Global Health Corps Fellows find inspiration and camaraderie at Yale
Ninety emerging leaders representing 12 countries assembled at Yale for the Global Health Corps (GHC) Training Institute July 9-21. The two-week orientation program, held in conjunction with the Yale Global Health Leadership Institute, is designed to prepare young professionals for one-year public health fellowships around the world.
YaleNews interviewed four of the Global Health Corps Fellows about their experiences at the Yale GHC Training Institute. In addition to being challenged by the institute’s rigorous curriculum, the fellows described how they built a community with their co-fellows, formed bonds that will extend well beyond the training program, and enjoyed opportunities for personal time on the Yale campus.
The biographies of the fellows interviewed are below.
Choolwe Muzyamba, program assistant, Action Africa Help International
Choolwe Muzyamba is a Zambian economist and an advocate for sexual reproductive health rights. He is widely recognized for his contribution to the fight for equal opportunities and the rights of women, people living with HIV, and LGTBIs in Zambia. He has been a guest speaker at several human rights conferences on sexual reproductive health. Coming from a country that is that is severely impacted by HIV/AIDS and where some cultural beliefs have disadvantaged women and members of minority groups, Muzyamba has played a major role in ensuring that human rights are respected regardless of gender, race, or sexual orientation.
He has worked for the University of Zambia (UNZA) HIV Response Office, ZAMANAWE, Population Council, UNHCR, UNZA Radio, and Common Market for Eastern and Southern Africa (COMESA), a regional organization comprised of 19 member countries in eastern and southern Africa.
Dr. Brian Ngwatu, access to medicines analyst, Clinton Health Access Initiative
Brian Ngwatu is from Uganda. He is a medical doctor by training, with a degree in medicine and surgery from Mbarara University of Science and Technology. He performed a one-year medical internship at St. Mary’s Hospital Lacor in the Gulu district of northern Uganda.
Ngwatu was a teaching assistant at Gulu University and has worked predominantly in the field of HIV/AIDS care with community-based programs such as The AIDS Support Organization (TASO) in Uganda. He served as a medical officer and medical coordinator at TASO before moving on to work as a care and treatment specialist at Baylor-Uganda in a health-systems-strengthening project in the West Nile region.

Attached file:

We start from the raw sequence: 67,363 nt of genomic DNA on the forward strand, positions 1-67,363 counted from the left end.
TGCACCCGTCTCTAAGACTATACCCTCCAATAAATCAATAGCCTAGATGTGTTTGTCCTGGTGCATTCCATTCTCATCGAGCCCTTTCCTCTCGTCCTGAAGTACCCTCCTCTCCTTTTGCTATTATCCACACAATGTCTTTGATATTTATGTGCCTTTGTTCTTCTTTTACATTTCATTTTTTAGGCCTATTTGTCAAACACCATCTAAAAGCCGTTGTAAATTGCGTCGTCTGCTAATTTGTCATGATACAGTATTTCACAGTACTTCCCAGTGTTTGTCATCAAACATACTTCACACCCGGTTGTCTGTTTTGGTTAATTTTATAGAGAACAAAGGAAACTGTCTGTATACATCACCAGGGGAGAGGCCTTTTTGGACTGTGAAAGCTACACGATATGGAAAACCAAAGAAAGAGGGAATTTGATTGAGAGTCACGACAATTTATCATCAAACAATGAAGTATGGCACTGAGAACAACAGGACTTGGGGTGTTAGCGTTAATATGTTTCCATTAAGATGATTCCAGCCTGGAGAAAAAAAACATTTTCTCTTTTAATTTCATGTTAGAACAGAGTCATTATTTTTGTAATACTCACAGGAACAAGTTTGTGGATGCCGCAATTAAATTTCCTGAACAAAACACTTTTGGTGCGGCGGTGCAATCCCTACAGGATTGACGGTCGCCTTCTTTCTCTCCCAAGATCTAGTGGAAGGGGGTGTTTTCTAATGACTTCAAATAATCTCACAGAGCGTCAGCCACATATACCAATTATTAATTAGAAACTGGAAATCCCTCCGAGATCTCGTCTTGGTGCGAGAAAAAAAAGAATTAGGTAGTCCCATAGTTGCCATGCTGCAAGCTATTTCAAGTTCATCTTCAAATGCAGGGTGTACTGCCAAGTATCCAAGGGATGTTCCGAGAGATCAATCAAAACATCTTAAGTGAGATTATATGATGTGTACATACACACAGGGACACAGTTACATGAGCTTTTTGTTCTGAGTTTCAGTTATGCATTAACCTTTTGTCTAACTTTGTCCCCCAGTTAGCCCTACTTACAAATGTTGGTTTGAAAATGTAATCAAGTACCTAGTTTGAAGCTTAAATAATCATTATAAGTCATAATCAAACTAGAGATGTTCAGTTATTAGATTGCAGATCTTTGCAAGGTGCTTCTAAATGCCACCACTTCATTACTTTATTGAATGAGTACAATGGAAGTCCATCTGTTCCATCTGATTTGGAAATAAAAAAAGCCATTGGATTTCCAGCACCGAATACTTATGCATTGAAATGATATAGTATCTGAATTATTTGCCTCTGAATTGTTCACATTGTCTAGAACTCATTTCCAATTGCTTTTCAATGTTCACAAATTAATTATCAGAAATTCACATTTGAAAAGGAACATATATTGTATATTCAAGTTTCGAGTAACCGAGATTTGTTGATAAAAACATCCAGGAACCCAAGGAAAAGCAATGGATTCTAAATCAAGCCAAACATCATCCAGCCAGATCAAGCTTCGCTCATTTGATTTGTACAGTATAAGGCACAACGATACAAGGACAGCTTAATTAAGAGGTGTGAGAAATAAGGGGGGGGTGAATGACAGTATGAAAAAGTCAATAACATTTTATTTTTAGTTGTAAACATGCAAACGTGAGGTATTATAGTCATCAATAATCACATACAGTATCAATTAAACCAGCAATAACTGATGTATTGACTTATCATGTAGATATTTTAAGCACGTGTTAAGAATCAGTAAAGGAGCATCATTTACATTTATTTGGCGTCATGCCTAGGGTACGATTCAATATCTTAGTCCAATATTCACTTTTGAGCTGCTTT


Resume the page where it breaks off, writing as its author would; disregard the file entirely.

Ngwatu also holds a postgraduate diploma in project planning and management from the Uganda Management Institute.
Dr. Adejoke Christiana Ogunrinde, research fellow, Children’s Health Fund
Adejoke Christiana Ogunrinde is from Lagos, Nigeria. She earned her medical degree at the University of Lagos, Nigeria. During her studies, she was involved in several community engagement activities that delivered health services such as immunizations, and empowered high school students through career guidance, counseling, and mentoring on sexual health and preconception education. After graduation, Ogunrinde practiced for over four years as a family practice physician before deciding to pursue a population-based approach to health equity.
Ogunrinde recently earned her Master’s in Public Health degree. She has worked with grant support from Beyond the Condom, a national campaign to prevent teen and unplanned pregnancy and promote the use of long-acting reversible contraceptives among college students. She also worked on a University of South Florida student challenge grant that aimed to address issues of paternal involvement during pregnancy amongst a minority population in Tampa, Florida.
Lauren M. Smith, monitoring and evaluation fellow, Elizabeth Glaser Pediatric AIDS Foundation
Lauren M. Smith is from Yorba Linda, California. She completed her undergraduate studies in sociology at the University of California-Irvine.. In 2010, She earned a Master’s in Public Policy degree from the University of California-Los Angeles (UCLA). While completing her master’s, Smith worked at the UCLA Center for Health Policy, analyzing the health status and health care utilization patterns of American Indian elders in California, and tobacco control policies for American-Indian communities. She completed a thesis on the impact of several cost-controlling policy options for the California AIDS Drug Assistance Program.
Following her work at UCLA, Smith joined the Washington, D.C., office of Mathematica Policy Research, where she worked for two years as a health policy analyst performing program evaluation of federal health care quality improvement and quality measurement initiatives.